Ocean clean-up groups along B.C.'s coast are frustrated with the lack of support from all levels of government to remove plastics and debris from Canada's shorelines.
Prime Minister Justin Trudeau asked G7 nations to sign on to a "no plastics" pledge at the World Economic Forum in Davos, Switzerland, last week with the intention of keeping plastic waste out of the ocean.
The move has left local organizations unimpressed.
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Josh Temple, founder of Clayoquot Clean Up on Vancouver Island, said he was upset to hear Trudeau talk about a commitment to reducing plastic pollution internationally before addressing the problem here at home.
"It was shocking to me that he would be up there kind of posturing like this and trying to put the pressure on other countries to do something about it when we've been trying over the last two, three years to pressure our own government here in Canada to do something about it," Temple said.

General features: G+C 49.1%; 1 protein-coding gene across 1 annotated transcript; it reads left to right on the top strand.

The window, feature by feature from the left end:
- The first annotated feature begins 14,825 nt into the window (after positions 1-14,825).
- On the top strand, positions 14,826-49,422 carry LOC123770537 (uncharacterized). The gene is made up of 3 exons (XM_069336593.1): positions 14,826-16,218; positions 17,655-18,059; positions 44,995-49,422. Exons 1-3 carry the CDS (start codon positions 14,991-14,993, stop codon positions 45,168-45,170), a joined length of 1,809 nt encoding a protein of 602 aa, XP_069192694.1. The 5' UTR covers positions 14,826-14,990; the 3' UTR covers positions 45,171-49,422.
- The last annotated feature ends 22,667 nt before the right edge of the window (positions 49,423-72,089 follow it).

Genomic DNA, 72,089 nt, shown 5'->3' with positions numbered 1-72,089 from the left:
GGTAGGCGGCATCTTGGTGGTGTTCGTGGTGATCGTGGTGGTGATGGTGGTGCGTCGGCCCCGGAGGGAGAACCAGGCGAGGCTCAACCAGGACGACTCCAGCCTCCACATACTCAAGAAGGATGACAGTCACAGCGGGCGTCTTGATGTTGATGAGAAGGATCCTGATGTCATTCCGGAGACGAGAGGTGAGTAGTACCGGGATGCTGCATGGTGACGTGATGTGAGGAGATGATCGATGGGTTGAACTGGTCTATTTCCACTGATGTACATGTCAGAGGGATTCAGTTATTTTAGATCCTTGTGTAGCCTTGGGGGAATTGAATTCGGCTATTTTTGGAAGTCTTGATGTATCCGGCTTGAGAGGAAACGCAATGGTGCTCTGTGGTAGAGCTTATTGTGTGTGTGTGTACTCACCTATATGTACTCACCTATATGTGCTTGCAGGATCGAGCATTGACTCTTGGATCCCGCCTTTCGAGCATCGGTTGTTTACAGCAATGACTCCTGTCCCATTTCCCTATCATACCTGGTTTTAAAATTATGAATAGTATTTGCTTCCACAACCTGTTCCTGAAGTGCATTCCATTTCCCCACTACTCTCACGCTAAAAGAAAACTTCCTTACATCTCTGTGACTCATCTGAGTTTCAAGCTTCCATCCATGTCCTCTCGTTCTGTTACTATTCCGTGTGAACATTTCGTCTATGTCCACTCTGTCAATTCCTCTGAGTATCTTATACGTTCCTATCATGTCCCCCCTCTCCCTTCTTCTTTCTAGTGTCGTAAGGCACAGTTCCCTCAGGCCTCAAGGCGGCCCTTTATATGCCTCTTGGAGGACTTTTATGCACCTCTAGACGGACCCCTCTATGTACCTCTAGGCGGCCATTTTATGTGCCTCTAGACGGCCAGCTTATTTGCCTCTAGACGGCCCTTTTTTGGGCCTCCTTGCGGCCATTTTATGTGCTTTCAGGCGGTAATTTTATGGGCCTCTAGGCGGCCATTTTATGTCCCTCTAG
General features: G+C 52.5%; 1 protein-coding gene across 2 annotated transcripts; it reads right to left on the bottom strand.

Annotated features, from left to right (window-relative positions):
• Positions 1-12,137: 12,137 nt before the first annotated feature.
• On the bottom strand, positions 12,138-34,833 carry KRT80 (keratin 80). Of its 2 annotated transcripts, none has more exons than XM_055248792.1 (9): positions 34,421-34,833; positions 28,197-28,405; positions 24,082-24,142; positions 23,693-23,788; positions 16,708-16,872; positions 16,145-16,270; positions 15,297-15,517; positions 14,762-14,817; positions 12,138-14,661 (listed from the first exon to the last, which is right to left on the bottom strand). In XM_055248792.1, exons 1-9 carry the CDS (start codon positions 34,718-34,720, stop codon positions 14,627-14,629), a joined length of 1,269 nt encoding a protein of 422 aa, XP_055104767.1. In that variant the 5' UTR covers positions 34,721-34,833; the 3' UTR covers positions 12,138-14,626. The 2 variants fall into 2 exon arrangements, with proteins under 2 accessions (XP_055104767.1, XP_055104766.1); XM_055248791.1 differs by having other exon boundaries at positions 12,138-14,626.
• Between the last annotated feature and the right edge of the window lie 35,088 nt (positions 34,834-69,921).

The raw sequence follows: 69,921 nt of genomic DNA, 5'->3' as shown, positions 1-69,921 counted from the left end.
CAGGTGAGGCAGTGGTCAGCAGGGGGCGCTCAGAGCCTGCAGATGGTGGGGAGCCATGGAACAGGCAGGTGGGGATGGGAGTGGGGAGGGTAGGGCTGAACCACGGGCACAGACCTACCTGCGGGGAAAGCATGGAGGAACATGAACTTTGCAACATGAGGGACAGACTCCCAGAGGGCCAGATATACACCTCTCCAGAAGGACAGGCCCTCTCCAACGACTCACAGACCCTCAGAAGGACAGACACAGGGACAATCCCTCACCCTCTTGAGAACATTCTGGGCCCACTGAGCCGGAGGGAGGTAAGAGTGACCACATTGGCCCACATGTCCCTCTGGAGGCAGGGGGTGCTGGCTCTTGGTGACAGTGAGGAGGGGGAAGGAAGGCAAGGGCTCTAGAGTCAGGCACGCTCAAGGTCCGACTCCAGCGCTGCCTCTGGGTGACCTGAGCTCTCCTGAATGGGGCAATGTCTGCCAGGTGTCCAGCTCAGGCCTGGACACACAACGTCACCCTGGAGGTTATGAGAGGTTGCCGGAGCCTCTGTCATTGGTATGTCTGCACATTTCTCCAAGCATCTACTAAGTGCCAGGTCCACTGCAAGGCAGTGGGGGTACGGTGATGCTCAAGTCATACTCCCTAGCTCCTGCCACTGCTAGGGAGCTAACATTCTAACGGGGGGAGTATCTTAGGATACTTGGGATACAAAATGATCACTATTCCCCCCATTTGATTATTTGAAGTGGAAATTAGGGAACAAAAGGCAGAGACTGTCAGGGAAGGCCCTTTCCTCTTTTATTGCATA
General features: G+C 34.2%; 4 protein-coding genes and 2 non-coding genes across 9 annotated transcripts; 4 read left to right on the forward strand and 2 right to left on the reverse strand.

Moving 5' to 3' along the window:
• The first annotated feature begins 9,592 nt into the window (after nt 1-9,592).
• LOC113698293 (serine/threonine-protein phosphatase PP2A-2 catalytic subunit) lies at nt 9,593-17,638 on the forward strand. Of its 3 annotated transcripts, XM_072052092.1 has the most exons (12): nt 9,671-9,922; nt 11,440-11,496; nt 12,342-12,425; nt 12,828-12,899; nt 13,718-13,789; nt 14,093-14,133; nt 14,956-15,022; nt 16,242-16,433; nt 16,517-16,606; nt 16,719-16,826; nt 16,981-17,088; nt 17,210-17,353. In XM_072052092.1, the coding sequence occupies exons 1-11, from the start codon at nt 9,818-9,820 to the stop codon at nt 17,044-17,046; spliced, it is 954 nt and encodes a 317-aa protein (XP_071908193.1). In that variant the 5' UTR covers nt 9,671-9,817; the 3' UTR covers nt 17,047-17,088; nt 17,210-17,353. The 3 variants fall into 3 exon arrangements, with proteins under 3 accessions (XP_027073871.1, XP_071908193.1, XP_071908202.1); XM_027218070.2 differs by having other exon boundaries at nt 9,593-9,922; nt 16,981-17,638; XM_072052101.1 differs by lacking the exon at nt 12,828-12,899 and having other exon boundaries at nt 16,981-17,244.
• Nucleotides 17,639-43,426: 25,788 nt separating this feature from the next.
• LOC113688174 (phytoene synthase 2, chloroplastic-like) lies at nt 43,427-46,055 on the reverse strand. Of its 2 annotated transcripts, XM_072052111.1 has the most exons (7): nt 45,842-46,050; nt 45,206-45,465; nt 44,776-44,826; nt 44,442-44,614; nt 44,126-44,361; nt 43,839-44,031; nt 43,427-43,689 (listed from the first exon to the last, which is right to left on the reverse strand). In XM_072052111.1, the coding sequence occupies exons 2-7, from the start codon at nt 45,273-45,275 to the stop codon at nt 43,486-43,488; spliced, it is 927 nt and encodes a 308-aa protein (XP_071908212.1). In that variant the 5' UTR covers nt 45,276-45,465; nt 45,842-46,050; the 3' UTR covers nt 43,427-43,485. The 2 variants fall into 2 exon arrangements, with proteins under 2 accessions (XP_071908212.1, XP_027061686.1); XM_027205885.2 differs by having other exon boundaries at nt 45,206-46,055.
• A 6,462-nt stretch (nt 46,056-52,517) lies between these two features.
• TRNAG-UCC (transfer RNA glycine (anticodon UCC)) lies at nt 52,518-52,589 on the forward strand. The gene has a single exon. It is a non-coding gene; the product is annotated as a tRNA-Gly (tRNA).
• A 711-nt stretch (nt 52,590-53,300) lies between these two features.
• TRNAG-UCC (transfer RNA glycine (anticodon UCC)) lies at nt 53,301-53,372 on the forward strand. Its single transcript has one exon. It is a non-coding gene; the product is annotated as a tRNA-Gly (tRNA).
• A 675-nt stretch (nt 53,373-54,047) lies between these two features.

He called the situation an "environmental disaster" with no funding to a handful of local groups trying to make a dent in the amount of debris constantly washing ashore.
Local impact noted
The government started to take notice marine pollution in 2016 after the Hanjin Seattle cargo ship incident left large pieces of debris washing up on the shore of Tofino and other coastal communities, North Vancouver MP Jonathan Wilkinson told All Points West guest host Khalil Akhtar.
Wilkinson said local organizations and environmentalists can expect updates on a plan to address Canada's marine pollution within the next year.
Gord Johns, MP for Courtenay-Alberni, agrees with Temple that the solution needs to start with Canadian beaches and coastal waters.
"You can hear the sense of frustration from Josh, from the local community groups that are doing the hard work. These groups are working really hard and they're not getting the support they need from the top," Johns said in an interview.
To hear the full interview listen to media below:
With files from All Points West